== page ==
Friday, May 25, 2012

Adobe SpeedGrade Webinar Notes

Yesterday I sat in on a Webinar on SpeedGrade given by Product Manager Patrick Palmer. For those that haven’t heard, SpeedGrade is the color correction tool that Adobe acquired recently and have added to their Creative Suite CS6.

If you’ve seen other Color Grading tools like DaVinci Resolve or Apple’s Color, then SpeedGrade will seem somewhat similar with it’s primary and secondary layers, color scopes and three-way color corrector. It’s also different in that it doesn’t have some of the unusual interface elements; like the nodes for organizing effects in Resolve.

Does this mean it’s easier to be a color grader in SpeedGrade than in the other tools? While it may be a little less intimidating to use, particularly as it’s interface more closely resembles Premiere than say Color resembled Final Cut Pro, it’s still an extra, complicated step that’s more art than science.

Like other CS6 tools, you have a project panel on the left, timeline at the bottom, and viewer in the middle. Hover scrub is even implemented for thumbnails. You can display scopes in panels and rearrange where the panels are displayed; Patrick said he likes to keep the waveform panel on the left-hand side of the screen.

Getting to SpeedGrade
There are multiple ways to go from Premiere Pro to SpeedGrade. One is the function “Send to SpeedGrade” This creates a folder and copies all of the media to DPX frame sequences. The advantage of this is that it applies Premiere Pro effects, like the Warp Stabilizer, to the footage. However, this process can consume a lot of disk space; particularly if you use ProRes or AVCHD material, where the file size can “blow up.” The conversion can also take considerable time, so while it’s recommended for short sequences of a few minutes length, for long form subjects, you should use another method and export using an EDL. Exporting to an EDL is faster, but has it’s own limitations; it doesn’t copy across effects, and SpeedGrade doesn’t support all of the file formats that Premiere Pro currently does.

SpeedGrade can handle multiple primary layers - as many as you need - and as many secondary layers as you need. You can add color effects using Look Up Tables, and adjust the transparency of a Look Up Table to adjust the amount of an effect. You can copy looks from one clip to another with the press of a key. Speedgrade does not support curves, but Patrick noted that “a lot of things you can do with curves you can do with the color wheels. “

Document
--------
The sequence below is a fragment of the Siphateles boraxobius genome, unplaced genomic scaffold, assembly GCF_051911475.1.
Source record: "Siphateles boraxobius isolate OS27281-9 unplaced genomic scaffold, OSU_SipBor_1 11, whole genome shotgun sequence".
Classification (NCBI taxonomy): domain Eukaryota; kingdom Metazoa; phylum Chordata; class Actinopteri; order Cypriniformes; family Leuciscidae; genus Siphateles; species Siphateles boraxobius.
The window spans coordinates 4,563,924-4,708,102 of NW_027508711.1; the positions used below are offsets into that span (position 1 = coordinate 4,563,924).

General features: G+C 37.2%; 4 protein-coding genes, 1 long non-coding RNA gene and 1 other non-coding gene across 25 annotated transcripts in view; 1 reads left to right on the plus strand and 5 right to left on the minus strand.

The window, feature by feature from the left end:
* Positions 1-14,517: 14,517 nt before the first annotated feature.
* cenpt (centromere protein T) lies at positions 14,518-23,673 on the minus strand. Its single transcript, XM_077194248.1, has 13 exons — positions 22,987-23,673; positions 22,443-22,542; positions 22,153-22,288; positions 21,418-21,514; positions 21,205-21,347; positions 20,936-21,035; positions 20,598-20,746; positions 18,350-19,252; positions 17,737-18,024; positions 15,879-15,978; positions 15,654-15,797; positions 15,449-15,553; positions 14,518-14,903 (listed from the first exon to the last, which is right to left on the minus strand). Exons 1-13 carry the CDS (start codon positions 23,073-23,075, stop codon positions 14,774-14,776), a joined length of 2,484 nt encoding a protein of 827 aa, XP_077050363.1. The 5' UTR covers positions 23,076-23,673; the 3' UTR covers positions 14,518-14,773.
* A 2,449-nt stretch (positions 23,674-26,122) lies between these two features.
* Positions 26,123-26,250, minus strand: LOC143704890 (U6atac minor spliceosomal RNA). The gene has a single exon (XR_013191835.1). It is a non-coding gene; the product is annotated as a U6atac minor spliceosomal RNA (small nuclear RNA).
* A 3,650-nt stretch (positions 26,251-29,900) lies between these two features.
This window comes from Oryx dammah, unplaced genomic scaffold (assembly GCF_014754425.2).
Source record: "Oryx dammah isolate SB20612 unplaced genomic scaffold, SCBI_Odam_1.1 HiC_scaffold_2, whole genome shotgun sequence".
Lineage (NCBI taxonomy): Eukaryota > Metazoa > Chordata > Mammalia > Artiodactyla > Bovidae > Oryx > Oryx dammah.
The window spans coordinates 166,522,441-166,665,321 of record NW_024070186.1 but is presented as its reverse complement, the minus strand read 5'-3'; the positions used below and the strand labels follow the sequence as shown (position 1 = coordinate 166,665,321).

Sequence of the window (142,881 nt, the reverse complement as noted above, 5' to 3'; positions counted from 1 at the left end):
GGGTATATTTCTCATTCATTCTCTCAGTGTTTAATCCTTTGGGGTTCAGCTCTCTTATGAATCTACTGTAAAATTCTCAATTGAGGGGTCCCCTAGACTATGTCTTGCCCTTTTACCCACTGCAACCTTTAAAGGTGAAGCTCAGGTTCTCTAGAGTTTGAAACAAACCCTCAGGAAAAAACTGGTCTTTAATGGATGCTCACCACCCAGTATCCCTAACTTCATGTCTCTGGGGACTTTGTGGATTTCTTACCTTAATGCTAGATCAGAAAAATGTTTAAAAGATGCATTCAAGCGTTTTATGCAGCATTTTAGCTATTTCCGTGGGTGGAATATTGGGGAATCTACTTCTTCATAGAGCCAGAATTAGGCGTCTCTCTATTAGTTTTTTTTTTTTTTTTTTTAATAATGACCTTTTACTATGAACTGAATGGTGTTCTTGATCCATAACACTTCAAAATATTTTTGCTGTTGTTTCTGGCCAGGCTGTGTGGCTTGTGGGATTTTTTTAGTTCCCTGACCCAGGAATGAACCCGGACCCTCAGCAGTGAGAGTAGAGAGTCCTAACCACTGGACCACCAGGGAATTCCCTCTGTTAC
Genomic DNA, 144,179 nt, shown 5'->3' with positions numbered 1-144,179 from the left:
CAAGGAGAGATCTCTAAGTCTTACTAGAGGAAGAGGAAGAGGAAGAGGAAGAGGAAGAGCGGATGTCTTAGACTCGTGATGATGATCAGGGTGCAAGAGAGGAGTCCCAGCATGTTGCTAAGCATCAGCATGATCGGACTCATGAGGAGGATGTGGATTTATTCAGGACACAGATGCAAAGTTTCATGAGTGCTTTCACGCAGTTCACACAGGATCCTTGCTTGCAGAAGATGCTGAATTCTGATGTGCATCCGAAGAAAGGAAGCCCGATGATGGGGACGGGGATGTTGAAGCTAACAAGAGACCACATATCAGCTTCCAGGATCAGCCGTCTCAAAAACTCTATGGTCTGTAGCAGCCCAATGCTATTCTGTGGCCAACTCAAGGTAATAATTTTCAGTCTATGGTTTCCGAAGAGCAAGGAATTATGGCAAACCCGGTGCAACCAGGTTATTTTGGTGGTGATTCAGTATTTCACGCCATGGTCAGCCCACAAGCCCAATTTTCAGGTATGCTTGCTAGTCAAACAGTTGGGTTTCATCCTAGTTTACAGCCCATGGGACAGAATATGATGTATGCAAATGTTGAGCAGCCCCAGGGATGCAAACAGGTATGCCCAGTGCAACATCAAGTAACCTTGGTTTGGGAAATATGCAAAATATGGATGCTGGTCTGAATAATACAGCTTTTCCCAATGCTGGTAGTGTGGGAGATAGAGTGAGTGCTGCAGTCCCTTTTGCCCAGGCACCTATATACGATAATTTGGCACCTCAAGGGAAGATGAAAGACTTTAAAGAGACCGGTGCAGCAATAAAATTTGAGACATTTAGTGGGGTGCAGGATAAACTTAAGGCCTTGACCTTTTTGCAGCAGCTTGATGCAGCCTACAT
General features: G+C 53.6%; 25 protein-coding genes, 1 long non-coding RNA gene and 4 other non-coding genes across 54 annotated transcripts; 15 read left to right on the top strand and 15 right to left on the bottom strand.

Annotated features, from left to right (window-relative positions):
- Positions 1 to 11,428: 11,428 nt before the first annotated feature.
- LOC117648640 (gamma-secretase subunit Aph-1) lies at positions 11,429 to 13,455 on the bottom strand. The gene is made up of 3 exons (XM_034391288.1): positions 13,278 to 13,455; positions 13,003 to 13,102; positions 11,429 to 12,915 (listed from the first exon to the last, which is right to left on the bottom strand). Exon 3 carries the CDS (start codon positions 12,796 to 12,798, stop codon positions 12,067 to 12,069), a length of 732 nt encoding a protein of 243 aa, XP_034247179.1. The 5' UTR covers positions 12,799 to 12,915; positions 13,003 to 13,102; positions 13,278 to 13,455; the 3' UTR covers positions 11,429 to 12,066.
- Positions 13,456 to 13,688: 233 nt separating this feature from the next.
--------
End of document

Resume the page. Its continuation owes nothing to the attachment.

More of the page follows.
One interesting interface feature is the idea of a grading track added to the timeline that controls and indicates the length of an effect.

SpeedGrade will let you preview up to nine shots at once, and you can preview different sections of the same clip, though performance may be an issue.

Playback performance depends on system performance; your GPU etc. Patrick said that he runs it fine on a MacBook Air for designing looks on-set, but don’t expect real-time playback and to get reasonable performance you should set the playback resolution lower (it’s a playback option.)

SpeedGrade, he said, has fantastic realtime capabilities with the appropriate GPU and he recommends nVIDIA 4000, or 5000 cards. For output, they only support nVIDIA cards at the moment; “Blackmagic and AJA don’t work as they are in conflict with the way we use the GPU.”

The control surfaces they support are the Tangent Wave and Tangent CP200 series of control panels. He added that they are looking at adding more support for hardware but they were limited by the fact that they only had six months from acquisition to first release!

Using a Color Chart to correct color

Science Fair
One feature I found particularly interesting Patrick referred to as a “science fair.” Using footage of a Macbeth color chart, SpeedGrade analyzed the footage and worked out the color space correction to get the footage color neutral. This may not get you to your final look, but takes the footage to a neutral color balance and can be especially useful for matching two cameras.

He called it a science fair because he doesn’t expect everyone to shoot a color chart every time, but I don’t know. If the feature actually works, I think I would be willing to shoot a color chart at the beginning of any important shoot.

In Conclusion
I’m pleased that Adobe has added a color grading tool to their suite, and while I’ve seen some mixed reviews of this - virtually - 1.0 release, I expect that they will add to it’s power in future releases. However, the copying and converting across to SpeedGrade process seems to be a time consuming and sometimes troublesome task. For the serious color grader this may not be an issue, but for the average NLE editor who just wants to do some simple color correction, a plug-in that works within the NLE may be a quicker, simpler and easier to use option.

Exporting to SpeedGrade | Learn SpeedGrade CS6 | Adobe TV

Loading and Conforming Material in SpeedGrade CS6 | Learn SpeedGrade CS6 | Adobe TV

SpeedGrade Help | Topics - Adobe


Joost said...

Great summery. I missed the webinar. Any chance you know if the recording is available somewhere?


Michael Murie said...

I don't know. They did make available the recording of the Prelude webinar they did in the same series, but I haven't yet found a link to any of the others.

Sam Morgan Moore said...

I just found this post, googling around my comments here ..

I see shooting a card as important (or more) than using a slate!